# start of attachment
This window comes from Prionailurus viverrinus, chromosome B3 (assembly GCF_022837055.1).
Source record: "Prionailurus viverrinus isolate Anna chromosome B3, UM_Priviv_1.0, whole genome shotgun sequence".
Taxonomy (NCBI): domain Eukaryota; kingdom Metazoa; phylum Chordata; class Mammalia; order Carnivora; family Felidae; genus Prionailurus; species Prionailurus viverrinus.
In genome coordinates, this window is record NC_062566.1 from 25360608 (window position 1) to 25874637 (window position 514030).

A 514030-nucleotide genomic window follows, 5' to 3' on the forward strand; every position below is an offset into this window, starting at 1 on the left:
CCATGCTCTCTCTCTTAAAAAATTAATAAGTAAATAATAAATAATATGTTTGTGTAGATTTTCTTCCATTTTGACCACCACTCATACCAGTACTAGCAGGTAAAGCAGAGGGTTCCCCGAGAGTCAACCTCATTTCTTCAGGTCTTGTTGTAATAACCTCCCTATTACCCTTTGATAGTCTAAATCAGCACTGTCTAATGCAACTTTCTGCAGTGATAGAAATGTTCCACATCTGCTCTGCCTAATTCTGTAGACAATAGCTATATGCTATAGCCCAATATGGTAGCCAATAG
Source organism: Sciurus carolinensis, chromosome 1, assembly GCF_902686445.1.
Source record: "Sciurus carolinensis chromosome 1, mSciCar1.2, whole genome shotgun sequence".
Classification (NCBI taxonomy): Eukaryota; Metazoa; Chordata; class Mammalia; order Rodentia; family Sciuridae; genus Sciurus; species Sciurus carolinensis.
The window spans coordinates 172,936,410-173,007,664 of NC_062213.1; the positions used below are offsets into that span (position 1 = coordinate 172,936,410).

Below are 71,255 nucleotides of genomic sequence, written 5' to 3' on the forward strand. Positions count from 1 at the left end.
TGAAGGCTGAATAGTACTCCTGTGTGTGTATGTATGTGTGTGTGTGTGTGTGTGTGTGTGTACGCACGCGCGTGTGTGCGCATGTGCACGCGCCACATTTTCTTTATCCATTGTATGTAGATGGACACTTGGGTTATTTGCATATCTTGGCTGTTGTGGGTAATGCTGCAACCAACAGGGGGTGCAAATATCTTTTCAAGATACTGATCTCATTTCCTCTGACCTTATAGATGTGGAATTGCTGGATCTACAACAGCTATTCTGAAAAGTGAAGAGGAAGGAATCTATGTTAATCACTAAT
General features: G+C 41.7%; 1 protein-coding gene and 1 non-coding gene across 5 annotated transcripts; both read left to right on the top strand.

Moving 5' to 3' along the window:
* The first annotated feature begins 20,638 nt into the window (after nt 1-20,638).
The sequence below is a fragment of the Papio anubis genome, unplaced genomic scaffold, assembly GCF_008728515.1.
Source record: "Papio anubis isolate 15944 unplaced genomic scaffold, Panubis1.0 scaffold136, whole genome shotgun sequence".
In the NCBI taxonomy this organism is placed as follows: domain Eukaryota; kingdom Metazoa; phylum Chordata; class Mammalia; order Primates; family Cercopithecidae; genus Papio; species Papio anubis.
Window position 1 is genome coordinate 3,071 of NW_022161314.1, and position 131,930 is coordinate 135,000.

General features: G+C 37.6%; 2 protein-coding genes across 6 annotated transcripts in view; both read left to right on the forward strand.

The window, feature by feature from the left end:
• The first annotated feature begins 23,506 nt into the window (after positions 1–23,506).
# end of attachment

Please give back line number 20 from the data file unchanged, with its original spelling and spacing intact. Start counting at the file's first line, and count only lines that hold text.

General features: G+C 37.6%; 2 protein-coding genes across 6 annotated transcripts in view; both read left to right on the forward strand.